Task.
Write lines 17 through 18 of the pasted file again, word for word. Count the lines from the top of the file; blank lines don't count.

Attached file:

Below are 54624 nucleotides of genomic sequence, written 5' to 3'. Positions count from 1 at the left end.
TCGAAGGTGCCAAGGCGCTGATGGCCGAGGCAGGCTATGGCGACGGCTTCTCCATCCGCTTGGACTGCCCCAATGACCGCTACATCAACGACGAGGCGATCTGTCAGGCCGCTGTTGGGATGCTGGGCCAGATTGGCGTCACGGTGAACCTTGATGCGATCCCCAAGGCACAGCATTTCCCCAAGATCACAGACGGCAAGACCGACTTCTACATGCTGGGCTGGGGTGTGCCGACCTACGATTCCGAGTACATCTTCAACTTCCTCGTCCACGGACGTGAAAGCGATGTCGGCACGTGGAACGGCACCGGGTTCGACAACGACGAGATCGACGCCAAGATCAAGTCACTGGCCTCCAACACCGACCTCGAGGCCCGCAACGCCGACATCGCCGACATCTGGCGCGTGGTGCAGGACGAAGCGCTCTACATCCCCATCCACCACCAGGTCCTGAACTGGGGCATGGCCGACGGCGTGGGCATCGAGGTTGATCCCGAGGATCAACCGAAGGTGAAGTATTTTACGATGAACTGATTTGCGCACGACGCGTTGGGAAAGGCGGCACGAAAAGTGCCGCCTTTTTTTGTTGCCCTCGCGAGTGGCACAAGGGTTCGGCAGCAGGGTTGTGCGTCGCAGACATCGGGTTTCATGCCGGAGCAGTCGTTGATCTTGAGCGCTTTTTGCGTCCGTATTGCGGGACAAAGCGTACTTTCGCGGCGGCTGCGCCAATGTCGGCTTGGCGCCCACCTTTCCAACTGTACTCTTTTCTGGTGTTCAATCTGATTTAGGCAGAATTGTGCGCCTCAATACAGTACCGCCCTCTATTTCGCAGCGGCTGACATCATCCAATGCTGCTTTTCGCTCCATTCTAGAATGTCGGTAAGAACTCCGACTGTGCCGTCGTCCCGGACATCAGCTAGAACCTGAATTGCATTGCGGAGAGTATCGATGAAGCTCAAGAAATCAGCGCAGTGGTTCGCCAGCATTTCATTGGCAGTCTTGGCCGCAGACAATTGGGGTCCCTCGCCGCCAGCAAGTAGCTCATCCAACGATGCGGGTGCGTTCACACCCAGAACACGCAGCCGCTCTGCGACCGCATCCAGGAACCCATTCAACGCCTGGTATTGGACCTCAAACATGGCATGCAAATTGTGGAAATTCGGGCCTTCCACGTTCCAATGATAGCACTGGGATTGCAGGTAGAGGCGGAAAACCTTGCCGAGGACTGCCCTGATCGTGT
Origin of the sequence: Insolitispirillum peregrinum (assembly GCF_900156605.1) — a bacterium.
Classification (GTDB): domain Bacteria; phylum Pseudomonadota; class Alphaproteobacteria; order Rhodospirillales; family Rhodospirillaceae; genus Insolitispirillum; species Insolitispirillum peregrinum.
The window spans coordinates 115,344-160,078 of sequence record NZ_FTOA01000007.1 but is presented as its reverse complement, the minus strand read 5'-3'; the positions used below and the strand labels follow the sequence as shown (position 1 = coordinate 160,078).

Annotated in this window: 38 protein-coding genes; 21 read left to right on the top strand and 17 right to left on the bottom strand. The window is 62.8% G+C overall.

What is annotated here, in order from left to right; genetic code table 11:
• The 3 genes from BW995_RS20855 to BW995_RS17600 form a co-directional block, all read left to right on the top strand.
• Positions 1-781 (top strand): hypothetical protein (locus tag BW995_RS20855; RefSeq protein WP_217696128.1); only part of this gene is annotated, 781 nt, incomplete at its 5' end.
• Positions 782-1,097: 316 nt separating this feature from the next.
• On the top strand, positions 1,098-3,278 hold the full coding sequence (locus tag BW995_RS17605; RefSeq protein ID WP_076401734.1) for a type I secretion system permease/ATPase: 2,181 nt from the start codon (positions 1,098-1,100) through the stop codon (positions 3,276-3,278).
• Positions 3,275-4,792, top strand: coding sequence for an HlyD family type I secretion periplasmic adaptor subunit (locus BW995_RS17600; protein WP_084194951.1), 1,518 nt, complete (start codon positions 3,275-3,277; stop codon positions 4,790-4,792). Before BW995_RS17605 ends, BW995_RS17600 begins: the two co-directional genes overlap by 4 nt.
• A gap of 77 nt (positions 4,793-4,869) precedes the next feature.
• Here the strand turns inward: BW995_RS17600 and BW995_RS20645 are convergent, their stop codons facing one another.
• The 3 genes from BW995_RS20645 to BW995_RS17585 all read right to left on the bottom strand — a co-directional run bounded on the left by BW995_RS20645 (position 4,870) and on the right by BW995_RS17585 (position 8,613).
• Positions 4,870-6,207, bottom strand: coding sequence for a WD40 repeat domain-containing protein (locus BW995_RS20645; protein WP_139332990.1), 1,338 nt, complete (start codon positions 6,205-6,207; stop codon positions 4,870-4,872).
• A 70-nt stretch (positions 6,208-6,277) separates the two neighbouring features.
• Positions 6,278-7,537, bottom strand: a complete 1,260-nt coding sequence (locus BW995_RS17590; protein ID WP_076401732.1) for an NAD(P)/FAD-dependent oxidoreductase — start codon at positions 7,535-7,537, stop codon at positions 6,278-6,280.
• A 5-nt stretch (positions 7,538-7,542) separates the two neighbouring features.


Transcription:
• A 70-nt stretch (positions 6,208-6,277) separates the two neighbouring features.
• Positions 6,278-7,537, bottom strand: a complete 1,260-nt coding sequence (locus BW995_RS17590; protein ID WP_076401732.1) for an NAD(P)/FAD-dependent oxidoreductase — start codon at positions 7,535-7,537, stop codon at positions 6,278-6,280.